Using the Smith College course catalogs both in person and via the Archive.org, I have transcribed the courses from these sources that Plath herself would have read. They give an overview of the subject, but to read her notes and syllabi and papers would require traveling to the Lilly Library, Indiana University at Bloomington which holds the greatest number of these materials. Smith College itself may have some syllabi in the College Archives.

During her first year at Smith, Plath resided in the ever-yellow Haven House and made much use of the Neilson Library, pictured here. Under English 11 and History 11, I have added the dated papers Plath wrote for the course based on information from the Plath mss II finding aid held by the Lilly Library. Papers are held, along with Plath's notebook for Art 13, are held by the Lilly Library.

Art: Art 13, Basic Design. From the course catalog: "The visual properties of color, light, volume, space, shape, line, texture through study of simple problems dealing with the nature of these elements, the use of materials and their creative application. For Freshman, Sophomores, and Junior transfer students. M 9; eight studio hours of which four must be T W 2-4, Th F 10-12, 2-4. Director, Mr Jules" (51).

Botany 11: General Botany. From the course catalog: "A study of the life processes and structure of seed plants with emphasis upon their relationship to the needs of man. A survey of representative types of other green and nongreen plants; reproduction, heredity, evolution. Two lectures and two two-hour laboratory periods. Lee. Th F 12. Lab. A, M T 9; Lab. B, M T 1 1 ; Lab. C, M T 2; Lab. D, Th F 9; Lab. E, Th F 2. Miss Kemp, Mr Wright (Director), Miss Donahue" (55).

English: English 11, Freshman English. From the course catalog: "Practice in expository and critical writing in connection with the study of selected literary forms. Members of the Department. Director, Miss Chase; Assistant Director, Miss Williams" (71).
"The Golden Season", 16 October 1950;
"Atmosphere in the Short Story", 6 November 1950;
"Character is Fate", 22 November 1950;
"The Agony of the Will", 18 December 1950
"The Dualism of Thomas Mann", 17 January 1951;
"Modern Tragedy in the Classic Tradition", 26 February 1951;
"The Tragedy of Progress", 19 March 1951;
"The Imagery in Patterns", 18 April 1951; and
"A New Idiom", 9 May 1951
French 16: Introduction to French Literature. From the course catalog: "Introduction to French Literature. Choice of representative texts; literary, historical, and cultural background. Prerequisite, three units in French, 12, or 11d. M T W 9, 10, 11, 12; Th F S 9, 10, 11, 12. Members of the Department. (L)" (76).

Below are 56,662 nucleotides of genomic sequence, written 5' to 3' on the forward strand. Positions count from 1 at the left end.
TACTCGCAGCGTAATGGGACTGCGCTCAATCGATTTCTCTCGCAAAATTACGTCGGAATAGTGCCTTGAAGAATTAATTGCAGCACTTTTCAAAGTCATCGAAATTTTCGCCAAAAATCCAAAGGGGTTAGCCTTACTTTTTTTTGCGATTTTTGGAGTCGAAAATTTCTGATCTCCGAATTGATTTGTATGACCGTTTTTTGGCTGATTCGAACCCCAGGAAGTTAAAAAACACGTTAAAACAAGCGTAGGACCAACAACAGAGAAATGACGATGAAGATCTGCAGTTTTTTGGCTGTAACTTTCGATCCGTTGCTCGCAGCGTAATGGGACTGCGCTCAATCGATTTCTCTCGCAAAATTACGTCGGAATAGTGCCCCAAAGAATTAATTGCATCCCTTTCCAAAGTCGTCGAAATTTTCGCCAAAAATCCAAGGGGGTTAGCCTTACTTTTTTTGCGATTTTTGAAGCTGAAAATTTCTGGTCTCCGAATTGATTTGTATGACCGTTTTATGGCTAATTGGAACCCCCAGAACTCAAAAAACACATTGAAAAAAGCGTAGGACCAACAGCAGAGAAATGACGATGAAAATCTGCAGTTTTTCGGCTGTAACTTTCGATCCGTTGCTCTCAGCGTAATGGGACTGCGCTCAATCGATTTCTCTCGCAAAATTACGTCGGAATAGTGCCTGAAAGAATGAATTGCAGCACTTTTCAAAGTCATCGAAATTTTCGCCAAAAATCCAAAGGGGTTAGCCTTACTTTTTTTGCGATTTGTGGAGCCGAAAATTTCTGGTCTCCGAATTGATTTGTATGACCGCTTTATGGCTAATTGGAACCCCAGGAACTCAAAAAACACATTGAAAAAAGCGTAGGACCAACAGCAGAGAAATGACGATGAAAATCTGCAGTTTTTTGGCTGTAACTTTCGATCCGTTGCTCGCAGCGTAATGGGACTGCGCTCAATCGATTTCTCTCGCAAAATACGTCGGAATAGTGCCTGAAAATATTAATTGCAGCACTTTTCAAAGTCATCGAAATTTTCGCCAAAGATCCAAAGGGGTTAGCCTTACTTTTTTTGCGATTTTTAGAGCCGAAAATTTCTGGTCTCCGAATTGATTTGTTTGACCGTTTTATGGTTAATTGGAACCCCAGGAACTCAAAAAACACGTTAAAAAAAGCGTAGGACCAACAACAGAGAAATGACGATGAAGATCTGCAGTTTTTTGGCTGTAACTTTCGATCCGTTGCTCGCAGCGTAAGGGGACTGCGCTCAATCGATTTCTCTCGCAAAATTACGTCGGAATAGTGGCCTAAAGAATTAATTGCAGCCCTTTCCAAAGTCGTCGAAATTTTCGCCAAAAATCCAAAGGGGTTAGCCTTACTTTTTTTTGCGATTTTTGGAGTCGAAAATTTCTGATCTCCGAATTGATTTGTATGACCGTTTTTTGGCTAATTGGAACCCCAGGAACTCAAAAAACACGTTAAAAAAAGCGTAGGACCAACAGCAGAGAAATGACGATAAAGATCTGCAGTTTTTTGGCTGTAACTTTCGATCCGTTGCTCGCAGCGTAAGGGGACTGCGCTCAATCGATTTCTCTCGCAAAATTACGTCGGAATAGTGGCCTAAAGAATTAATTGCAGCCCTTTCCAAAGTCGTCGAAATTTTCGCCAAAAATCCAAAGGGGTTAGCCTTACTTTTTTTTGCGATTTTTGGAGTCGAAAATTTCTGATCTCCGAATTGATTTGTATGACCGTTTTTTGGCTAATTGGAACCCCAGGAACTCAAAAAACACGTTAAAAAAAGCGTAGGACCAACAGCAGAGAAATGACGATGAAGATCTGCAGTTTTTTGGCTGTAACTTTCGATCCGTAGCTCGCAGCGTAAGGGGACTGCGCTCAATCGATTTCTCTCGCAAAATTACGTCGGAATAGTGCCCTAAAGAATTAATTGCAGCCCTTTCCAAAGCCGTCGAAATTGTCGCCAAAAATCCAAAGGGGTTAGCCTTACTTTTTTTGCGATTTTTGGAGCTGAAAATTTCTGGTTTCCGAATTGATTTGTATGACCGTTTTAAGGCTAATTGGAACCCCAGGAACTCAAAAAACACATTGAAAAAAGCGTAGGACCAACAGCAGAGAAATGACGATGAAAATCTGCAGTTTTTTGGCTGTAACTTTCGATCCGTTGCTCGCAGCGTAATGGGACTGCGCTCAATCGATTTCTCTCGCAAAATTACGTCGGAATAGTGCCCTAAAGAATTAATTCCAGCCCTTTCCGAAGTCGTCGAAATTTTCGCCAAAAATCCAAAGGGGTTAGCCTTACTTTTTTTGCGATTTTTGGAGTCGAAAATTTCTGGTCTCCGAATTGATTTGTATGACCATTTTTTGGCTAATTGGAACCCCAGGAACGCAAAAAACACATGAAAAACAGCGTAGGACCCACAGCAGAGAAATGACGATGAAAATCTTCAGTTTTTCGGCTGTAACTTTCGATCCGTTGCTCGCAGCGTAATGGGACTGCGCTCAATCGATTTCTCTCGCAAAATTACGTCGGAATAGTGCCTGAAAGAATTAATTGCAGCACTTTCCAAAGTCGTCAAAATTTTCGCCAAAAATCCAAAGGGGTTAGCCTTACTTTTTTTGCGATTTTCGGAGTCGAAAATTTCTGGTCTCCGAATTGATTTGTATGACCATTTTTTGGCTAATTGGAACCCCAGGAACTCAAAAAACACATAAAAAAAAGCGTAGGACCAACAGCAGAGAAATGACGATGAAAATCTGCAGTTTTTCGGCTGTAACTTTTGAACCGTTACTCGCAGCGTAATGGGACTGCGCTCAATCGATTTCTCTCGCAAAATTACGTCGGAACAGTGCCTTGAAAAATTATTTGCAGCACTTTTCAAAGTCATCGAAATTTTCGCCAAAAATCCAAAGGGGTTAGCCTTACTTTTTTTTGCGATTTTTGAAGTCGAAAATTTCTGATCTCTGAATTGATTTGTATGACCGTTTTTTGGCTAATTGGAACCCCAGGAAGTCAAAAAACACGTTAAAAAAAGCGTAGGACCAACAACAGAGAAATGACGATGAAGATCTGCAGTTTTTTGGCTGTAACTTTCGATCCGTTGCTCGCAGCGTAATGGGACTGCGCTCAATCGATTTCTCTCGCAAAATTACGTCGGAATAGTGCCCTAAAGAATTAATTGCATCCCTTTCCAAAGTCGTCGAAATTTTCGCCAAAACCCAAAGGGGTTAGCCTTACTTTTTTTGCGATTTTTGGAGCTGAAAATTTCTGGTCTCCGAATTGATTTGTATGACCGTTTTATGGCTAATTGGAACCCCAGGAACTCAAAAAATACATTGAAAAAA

Plath had first registered for French 13 which was a course in "Reading, Grammar, and Composition. From the course catalog: "Prerequisite, three units in French, 12, or 11D. M T W 9, 12; TH F S 9, 10, 11. Members of the Department" (76).

History: History 11, General European History. From the course catalog: "A survey of the history of Europe from the decline of the Roman Empire to the present. One lecture and two recitations. Lec. M 2. Rec. T W 10, 11, 12, 2; Th F 9, 10, 11, 12. Members of the Department. Director, Mr von Klemperer" (87). Plath was largely History taught by Mrs. Koffka.
"Darwin, Marx, Wagner", 1951
Physical Education 1a, 1b: Body Mechanics, Dance, and Sports.1 From the course catalog: "Three periods of one hour each. Required for Freshman.

1.A fee is charged for golf, riding, campcraft, and winter sports.

Fall Term. One period, body mechanics; two periods, swimming for those who have not passed the test, for others a choice of the following:

Archery, canoeing, crew, golf, hockey, riding, soccer, swimming, tennis, volleyball.
Individual Gymnastics. Miss Ryder, Miss Eddy.
The Dance, modern and folk. Mrs Myers, Miss Horning.

Winter Term. One period, fundamental movement; two periods, a choice of:

Badminton, basketball, bowling, children's games, fencing, riding, squash, swimming.
Individual Gymnatics [sic.]. Miss Ryder, Miss Jennings, Miss Eddy.
The Dance, continuing the fall course and new sections. Mrs Myers, Miss Horning.

Spring Term. One period, rhythmic work or body mechanics; two periods, beginning swimming for those who have not passed the test, for others a choice of:

Archery, campcraft, canoeing, children's rhythms, crew, golf, lacrosse, riding, softball, swimming, tennis, volleyball.
Individual Gymnastics. Miss Ryder, Miss Eddy.
The Dance, continuing the fall and winter courses and new sections. Mrs Myers, Miss Horning" (111).

See the other posts in the Education of Sylvia Plath series: 1951-1952; 1952-1953; 1954; and 1954-1955.

All links accessed 19 June 2017, 31 July, and 7 December 2017.